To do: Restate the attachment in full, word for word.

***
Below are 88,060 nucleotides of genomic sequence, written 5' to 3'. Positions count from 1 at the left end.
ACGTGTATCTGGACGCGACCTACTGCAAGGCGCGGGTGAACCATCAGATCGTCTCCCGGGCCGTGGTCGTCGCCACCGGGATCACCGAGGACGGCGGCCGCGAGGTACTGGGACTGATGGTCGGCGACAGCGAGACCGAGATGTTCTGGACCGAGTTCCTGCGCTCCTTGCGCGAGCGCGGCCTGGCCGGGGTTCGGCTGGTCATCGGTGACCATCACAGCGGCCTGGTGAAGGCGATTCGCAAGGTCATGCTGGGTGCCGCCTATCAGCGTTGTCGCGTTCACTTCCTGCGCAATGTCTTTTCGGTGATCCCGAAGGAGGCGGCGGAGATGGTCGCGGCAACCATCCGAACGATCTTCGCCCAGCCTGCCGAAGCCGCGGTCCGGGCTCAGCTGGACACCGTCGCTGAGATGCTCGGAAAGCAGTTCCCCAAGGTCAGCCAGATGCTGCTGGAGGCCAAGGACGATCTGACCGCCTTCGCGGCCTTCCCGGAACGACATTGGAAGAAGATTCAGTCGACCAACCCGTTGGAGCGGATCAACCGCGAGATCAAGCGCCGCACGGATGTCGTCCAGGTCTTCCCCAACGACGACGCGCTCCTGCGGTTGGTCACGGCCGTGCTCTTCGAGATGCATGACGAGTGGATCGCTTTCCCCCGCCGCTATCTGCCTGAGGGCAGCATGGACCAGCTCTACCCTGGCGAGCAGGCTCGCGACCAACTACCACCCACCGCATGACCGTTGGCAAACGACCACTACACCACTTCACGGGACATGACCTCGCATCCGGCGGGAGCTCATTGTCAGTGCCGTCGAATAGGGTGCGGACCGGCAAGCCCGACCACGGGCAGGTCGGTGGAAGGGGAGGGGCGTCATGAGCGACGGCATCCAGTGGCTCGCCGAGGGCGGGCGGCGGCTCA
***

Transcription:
Below are 88,060 nucleotides of genomic sequence, written 5' to 3'. Positions count from 1 at the left end.
ACGTGTATCTGGACGCGACCTACTGCAAGGCGCGGGTGAACCATCAGATCGTCTCCCGGGCCGTGGTCGTCGCCACCGGGATCACCGAGGACGGCGGCCGCGAGGTACTGGGACTGATGGTCGGCGACAGCGAGACCGAGATGTTCTGGACCGAGTTCCTGCGCTCCTTGCGCGAGCGCGGCCTGGCCGGGGTTCGGCTGGTCATCGGTGACCATCACAGCGGCCTGGTGAAGGCGATTCGCAAGGTCATGCTGGGTGCCGCCTATCAGCGTTGTCGCGTTCACTTCCTGCGCAATGTCTTTTCGGTGATCCCGAAGGAGGCGGCGGAGATGGTCGCGGCAACCATCCGAACGATCTTCGCCCAGCCTGCCGAAGCCGCGGTCCGGGCTCAGCTGGACACCGTCGCTGAGATGCTCGGAAAGCAGTTCCCCAAGGTCAGCCAGATGCTGCTGGAGGCCAAGGACGATCTGACCGCCTTCGCGGCCTTCCCGGAACGACATTGGAAGAAGATTCAGTCGACCAACCCGTTGGAGCGGATCAACCGCGAGATCAAGCGCCGCACGGATGTCGTCCAGGTCTTCCCCAACGACGACGCGCTCCTGCGGTTGGTCACGGCCGTGCTCTTCGAGATGCATGACGAGTGGATCGCTTTCCCCCGCCGCTATCTGCCTGAGGGCAGCATGGACCAGCTCTACCCTGGCGAGCAGGCTCGCGACCAACTACCACCCACCGCATGACCGTTGGCAAACGACCACTACACCACTTCACGGGACATGACCTCGCATCCGGCGGGAGCTCATTGTCAGTGCCGTCGAATAGGGTGCGGACCGGCAAGCCCGACCACGGGCAGGTCGGTGGAAGGGGAGGGGCGTCATGAGCGACGGCATCCAGTGGCTCGCCGAGGGCGGGCGGCGGCTCA